How banks can prepare to adopt crypto
The worlds of crypto assets and traditional finance are becoming ever more integrated. Despite the recent volatility in the crypto market caused by issues with centralised finance (CeFi) platforms, the ecosystem has remained intact. Institutional interest continues to grow and more banks are seeking ways to get involved with digital assets, however, that process hasn’t always proved straightforward
- Private key management prevents banks from adopting crypto assets
- Banks wary of the lack of regulation on cryptocurrencies
- Leveraging API to manage digital assets
Banks looking to enter the crypto market have faced technical difficulties, regulatory issues, and usability. These challenges were major barriers to unleashing the significant pent-up institutional demand for crypto.
Things are beginning to change for the better, as more solutions are coming to the market to offer a seamless on-ramp for banks to begin trading and investing in digital assets. They are addressing these concerns with solutions tailored to the needs of mainstream financial institutions.
Private key management prevents banks from adopting crypto assets
Private key management has emerged as one of the thorniest issues preventing more banks from adopting crypto assets. Control over private keys, which allow users to access their assets on blockchain platforms, is relatively straightforward for retail users.
Individuals can simply self-custody their crypto, bypassing the need for involvement of third parties such as exchanges. For banks and other financial institutions which require numerous layers of governance and controls, this has proved to be a roadblock.
To meet regulatory requirements, banks need a custody solution, which allows them to implement institutional policies that govern how funds are accessed and transacted while maintaining security. Institutions can set up their private keys, as a flexible governance layer using the network’s decentralised multi-party computation approach, keeping full control over access without a need for a trusted third-party intermediary.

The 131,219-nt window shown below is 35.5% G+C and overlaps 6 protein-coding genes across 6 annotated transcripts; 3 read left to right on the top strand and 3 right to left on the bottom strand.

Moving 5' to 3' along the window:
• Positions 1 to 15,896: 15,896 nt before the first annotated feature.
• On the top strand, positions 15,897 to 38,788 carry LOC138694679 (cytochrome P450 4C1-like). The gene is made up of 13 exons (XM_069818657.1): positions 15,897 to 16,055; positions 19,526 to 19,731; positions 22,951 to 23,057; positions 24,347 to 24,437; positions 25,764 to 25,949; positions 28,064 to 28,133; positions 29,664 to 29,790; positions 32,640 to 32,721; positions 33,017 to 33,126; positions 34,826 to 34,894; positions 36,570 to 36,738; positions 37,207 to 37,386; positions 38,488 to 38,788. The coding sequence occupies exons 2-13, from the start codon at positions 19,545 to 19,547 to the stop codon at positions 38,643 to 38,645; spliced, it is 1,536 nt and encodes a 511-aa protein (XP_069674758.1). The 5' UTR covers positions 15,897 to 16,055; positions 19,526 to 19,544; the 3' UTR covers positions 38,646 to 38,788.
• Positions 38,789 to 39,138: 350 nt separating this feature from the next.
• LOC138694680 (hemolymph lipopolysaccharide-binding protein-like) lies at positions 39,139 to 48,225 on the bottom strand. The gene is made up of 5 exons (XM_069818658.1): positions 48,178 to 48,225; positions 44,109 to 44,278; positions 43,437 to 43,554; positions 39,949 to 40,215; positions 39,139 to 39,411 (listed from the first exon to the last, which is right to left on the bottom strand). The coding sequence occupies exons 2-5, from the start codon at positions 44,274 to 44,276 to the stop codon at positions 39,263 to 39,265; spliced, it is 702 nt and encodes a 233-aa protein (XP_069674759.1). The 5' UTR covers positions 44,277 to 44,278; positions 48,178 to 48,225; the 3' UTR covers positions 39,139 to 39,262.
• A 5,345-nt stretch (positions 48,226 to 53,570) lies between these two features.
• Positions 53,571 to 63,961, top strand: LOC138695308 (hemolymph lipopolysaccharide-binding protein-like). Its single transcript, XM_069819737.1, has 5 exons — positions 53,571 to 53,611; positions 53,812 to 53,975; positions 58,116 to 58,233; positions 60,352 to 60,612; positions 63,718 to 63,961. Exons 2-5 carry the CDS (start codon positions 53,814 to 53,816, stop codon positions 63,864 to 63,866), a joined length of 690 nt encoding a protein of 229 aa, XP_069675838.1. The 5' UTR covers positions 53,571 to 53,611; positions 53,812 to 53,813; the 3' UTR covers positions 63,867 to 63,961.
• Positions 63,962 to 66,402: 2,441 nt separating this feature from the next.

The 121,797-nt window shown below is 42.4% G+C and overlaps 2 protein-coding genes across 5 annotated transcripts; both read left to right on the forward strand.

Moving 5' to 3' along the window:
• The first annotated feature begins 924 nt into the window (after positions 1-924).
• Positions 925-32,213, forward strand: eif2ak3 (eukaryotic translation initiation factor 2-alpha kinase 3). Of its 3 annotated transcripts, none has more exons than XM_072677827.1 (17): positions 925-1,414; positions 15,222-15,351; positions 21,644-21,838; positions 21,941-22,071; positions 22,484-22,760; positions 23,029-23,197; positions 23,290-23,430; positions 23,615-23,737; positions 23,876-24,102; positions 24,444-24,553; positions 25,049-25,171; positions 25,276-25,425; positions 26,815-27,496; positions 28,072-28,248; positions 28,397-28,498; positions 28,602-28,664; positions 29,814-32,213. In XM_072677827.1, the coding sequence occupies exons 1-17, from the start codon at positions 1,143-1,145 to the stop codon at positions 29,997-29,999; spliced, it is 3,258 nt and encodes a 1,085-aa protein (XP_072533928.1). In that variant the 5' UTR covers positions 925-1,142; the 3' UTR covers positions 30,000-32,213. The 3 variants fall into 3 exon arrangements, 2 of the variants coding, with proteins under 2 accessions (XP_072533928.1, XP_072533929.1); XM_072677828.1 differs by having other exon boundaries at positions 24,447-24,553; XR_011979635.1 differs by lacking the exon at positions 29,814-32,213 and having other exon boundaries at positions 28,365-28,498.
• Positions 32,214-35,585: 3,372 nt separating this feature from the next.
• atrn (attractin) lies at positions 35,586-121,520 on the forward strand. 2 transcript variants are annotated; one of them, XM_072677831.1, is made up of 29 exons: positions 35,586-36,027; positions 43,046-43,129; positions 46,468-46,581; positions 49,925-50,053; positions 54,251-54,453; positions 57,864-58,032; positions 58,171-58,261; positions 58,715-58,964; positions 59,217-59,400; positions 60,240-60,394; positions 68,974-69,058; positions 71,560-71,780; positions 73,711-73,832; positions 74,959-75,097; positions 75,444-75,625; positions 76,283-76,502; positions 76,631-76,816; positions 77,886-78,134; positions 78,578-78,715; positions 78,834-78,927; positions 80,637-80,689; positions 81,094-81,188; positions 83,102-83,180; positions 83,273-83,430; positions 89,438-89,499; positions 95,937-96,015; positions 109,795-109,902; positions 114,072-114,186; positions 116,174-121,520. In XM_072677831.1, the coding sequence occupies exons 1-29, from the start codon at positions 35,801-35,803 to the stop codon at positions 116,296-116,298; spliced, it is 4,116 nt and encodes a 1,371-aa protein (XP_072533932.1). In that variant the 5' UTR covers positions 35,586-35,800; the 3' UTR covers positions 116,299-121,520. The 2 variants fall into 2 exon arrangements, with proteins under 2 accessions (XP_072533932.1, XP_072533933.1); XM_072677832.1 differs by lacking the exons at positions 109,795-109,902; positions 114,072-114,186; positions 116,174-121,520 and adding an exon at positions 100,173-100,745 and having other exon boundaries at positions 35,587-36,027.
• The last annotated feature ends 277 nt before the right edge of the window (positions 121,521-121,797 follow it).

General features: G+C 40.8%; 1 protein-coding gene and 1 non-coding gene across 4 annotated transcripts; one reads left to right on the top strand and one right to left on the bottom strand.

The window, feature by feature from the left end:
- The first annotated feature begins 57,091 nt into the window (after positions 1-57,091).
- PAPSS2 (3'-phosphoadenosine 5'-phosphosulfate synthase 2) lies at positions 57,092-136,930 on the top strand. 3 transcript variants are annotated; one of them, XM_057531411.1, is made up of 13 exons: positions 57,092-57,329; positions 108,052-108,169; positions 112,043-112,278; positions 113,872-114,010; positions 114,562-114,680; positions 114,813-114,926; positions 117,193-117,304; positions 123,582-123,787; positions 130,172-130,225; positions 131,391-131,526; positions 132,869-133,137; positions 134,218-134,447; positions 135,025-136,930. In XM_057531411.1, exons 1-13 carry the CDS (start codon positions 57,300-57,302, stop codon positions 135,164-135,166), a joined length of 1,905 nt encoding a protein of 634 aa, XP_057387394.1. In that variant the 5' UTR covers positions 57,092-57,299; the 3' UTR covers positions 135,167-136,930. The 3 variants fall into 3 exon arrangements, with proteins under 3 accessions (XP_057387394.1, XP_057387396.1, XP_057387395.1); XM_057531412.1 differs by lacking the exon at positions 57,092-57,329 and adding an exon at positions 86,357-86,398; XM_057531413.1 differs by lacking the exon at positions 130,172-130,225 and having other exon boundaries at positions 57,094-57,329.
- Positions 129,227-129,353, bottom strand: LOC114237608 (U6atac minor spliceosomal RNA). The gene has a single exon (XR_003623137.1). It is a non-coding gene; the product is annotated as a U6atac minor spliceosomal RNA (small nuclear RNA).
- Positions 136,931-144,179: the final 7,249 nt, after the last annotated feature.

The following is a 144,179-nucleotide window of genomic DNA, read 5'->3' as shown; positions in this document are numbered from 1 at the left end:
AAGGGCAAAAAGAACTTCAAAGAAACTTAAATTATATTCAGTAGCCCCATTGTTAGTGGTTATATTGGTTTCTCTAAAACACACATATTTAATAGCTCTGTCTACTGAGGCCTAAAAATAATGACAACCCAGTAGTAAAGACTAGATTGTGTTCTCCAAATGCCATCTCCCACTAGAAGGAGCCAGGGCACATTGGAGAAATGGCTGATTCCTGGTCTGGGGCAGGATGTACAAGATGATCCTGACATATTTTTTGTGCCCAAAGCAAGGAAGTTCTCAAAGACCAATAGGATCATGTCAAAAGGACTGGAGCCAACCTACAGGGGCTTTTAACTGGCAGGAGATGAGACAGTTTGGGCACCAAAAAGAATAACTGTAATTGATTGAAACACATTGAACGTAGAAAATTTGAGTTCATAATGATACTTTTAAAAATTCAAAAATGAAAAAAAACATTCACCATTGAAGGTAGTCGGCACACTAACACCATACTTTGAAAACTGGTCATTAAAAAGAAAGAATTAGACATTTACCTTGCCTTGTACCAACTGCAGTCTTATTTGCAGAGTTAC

Making crypto accessible and usable for banks is one of the biggest challenges facing the industry. But with more flexible custody solutions, improved governance, and infrastructure rails which can be integrated with pre-existing systems, there are more ways than ever for banks to begin their journey into crypto.
Banks wary of the lack of regulation on crypto
With governance in mind, there is one issue that stands out to banks: regulation. Over the past few decades, compliance has become one of the most important functions within financial institutions, especially since the 2008 financial crisis, as regulations proliferated in all major jurisdictions.
For many regulated institutions, past issues within the crypto asset market and the lack of clarity around the industry’s regulatory position has put many off getting more involved, even as the scale of the opportunity continues to grow.
Now, many major markets including the US, Japan, Singapore and the UK have implemented clearer regulatory regimes for digital assets, and that in turn is prompting renewed interest from institutional investors who need a well-defined framework in which to operate. That however, doesn’t fully address the issue at hand.
With know-your-customer (KYC) and anti-money laundering (AML) guidelines which require them to have complete oversight over the origin, destination and ownership of the funds they handle, banks need more than just regulation.
Leveraging API to manage digital assets
Crypto’s pseudonymous infrastructure poses significant KYC challenges, but there are now dozens of solutions available to banks to maintain the necessary controls while handling digital assets which are embedded as part of compliance controls for this new asset class.
The ability to track and investigate transactions using application programming interfaces (APIs) that are easily integrated with banks’ pre-existing systems can help firms more readily embrace crypto assets, all the while secure in the knowledge that they are meeting their regulatory obligations and covering all bases for security. Overall, we are only at the beginning of the integration of traditional finance and the emerging economy of crypto. As confidence grows, technical barriers fall and a more stable regulatory regime emerges, and there are plenty of reasons for banks to embrace crypto assets.
Josh Goodbody is the chief operations officer at Qredo, an infrastructure provider of multi-party computation (MPC) custody and wallet solutions.
Views and opinions expressed in this opinion-editorial belong strictly to the authors/contributors and do not reflect that of The Asian Banker.
Country: United Kingdom